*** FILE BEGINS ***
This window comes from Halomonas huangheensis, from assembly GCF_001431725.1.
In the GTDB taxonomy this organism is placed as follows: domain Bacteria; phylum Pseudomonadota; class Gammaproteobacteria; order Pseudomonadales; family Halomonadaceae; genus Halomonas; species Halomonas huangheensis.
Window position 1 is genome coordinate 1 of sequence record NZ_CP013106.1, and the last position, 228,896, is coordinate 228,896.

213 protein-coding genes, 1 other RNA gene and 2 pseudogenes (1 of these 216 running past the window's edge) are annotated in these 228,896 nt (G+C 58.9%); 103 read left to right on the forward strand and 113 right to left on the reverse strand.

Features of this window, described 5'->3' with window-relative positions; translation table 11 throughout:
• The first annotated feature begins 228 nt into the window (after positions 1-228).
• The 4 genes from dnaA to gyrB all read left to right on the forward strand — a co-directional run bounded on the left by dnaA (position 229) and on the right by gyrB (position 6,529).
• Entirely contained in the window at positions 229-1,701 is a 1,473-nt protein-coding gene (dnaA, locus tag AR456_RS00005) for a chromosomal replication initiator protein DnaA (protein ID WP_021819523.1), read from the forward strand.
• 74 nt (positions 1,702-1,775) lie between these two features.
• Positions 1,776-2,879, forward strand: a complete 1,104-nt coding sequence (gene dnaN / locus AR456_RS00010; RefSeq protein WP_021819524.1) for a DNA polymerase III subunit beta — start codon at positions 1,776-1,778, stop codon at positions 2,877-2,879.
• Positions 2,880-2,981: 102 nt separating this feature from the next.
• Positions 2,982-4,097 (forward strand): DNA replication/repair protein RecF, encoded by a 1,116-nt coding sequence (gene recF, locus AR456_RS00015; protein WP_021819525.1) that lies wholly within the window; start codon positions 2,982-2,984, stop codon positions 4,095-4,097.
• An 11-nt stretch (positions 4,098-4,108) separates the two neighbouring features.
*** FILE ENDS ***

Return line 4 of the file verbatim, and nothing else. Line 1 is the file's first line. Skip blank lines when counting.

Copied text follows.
213 protein-coding genes, 1 other RNA gene and 2 pseudogenes (1 of these 216 running past the window's edge) are annotated in these 228,896 nt (G+C 58.9%); 103 read left to right on the forward strand and 113 right to left on the reverse strand.